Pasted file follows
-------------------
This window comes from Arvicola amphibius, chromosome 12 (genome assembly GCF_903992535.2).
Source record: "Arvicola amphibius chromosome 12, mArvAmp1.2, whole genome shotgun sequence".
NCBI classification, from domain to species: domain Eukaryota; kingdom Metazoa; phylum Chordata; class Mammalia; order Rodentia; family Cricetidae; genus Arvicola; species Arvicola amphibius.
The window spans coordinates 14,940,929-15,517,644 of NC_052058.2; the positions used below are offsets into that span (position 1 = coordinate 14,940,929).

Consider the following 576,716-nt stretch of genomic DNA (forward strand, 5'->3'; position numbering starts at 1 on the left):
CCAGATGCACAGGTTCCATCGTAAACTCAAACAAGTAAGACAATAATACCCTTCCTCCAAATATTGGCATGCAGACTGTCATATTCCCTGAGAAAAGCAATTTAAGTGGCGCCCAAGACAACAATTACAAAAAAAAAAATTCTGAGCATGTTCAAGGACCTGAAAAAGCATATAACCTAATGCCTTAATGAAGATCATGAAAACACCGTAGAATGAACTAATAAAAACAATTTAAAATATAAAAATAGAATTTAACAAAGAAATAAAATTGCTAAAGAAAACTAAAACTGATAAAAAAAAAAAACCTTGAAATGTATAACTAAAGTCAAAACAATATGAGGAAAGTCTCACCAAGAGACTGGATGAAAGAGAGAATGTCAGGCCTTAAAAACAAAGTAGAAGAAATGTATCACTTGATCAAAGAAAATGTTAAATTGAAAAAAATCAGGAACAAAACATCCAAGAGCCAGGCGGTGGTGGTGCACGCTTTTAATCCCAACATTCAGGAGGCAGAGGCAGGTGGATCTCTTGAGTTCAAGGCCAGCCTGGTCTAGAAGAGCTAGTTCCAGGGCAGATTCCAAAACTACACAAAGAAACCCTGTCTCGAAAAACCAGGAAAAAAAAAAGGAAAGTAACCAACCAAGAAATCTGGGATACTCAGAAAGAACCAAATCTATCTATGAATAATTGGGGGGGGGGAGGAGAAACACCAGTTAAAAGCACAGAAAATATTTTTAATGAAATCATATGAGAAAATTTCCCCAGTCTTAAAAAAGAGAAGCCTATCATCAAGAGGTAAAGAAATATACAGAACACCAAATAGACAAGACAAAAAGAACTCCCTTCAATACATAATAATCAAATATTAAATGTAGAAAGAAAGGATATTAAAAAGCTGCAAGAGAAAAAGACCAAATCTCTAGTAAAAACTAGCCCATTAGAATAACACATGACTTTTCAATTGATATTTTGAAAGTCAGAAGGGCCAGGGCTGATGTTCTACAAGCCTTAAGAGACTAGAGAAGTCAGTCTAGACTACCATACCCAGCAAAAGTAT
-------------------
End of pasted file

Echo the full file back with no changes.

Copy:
This window comes from Arvicola amphibius, chromosome 12 (genome assembly GCF_903992535.2).
Source record: "Arvicola amphibius chromosome 12, mArvAmp1.2, whole genome shotgun sequence".
NCBI classification, from domain to species: domain Eukaryota; kingdom Metazoa; phylum Chordata; class Mammalia; order Rodentia; family Cricetidae; genus Arvicola; species Arvicola amphibius.
The window spans coordinates 14,940,929-15,517,644 of NC_052058.2; the positions used below are offsets into that span (position 1 = coordinate 14,940,929).

Consider the following 576,716-nt stretch of genomic DNA (forward strand, 5'->3'; position numbering starts at 1 on the left):
CCAGATGCACAGGTTCCATCGTAAACTCAAACAAGTAAGACAATAATACCCTTCCTCCAAATATTGGCATGCAGACTGTCATATTCCCTGAGAAAAGCAATTTAAGTGGCGCCCAAGACAACAATTACAAAAAAAAAAATTCTGAGCATGTTCAAGGACCTGAAAAAGCATATAACCTAATGCCTTAATGAAGATCATGAAAACACCGTAGAATGAACTAATAAAAACAATTTAAAATATAAAAATAGAATTTAACAAAGAAATAAAATTGCTAAAGAAAACTAAAACTGATAAAAAAAAAAAACCTTGAAATGTATAACTAAAGTCAAAACAATATGAGGAAAGTCTCACCAAGAGACTGGATGAAAGAGAGAATGTCAGGCCTTAAAAACAAAGTAGAAGAAATGTATCACTTGATCAAAGAAAATGTTAAATTGAAAAAAATCAGGAACAAAACATCCAAGAGCCAGGCGGTGGTGGTGCACGCTTTTAATCCCAACATTCAGGAGGCAGAGGCAGGTGGATCTCTTGAGTTCAAGGCCAGCCTGGTCTAGAAGAGCTAGTTCCAGGGCAGATTCCAAAACTACACAAAGAAACCCTGTCTCGAAAAACCAGGAAAAAAAAAAGGAAAGTAACCAACCAAGAAATCTGGGATACTCAGAAAGAACCAAATCTATCTATGAATAATTGGGGGGGGGGAGGAGAAACACCAGTTAAAAGCACAGAAAATATTTTTAATGAAATCATATGAGAAAATTTCCCCAGTCTTAAAAAAGAGAAGCCTATCATCAAGAGGTAAAGAAATATACAGAACACCAAATAGACAAGACAAAAAGAACTCCCTTCAATACATAATAATCAAATATTAAATGTAGAAAGAAAGGATATTAAAAAGCTGCAAGAGAAAAAGACCAAATCTCTAGTAAAAACTAGCCCATTAGAATAACACATGACTTTTCAATTGATATTTTGAAAGTCAGAAGGGCCAGGGCTGATGTTCTACAAGCCTTAAGAGACTAGAGAAGTCAGTCTAGACTACCATACCCAGCAAAAGTAT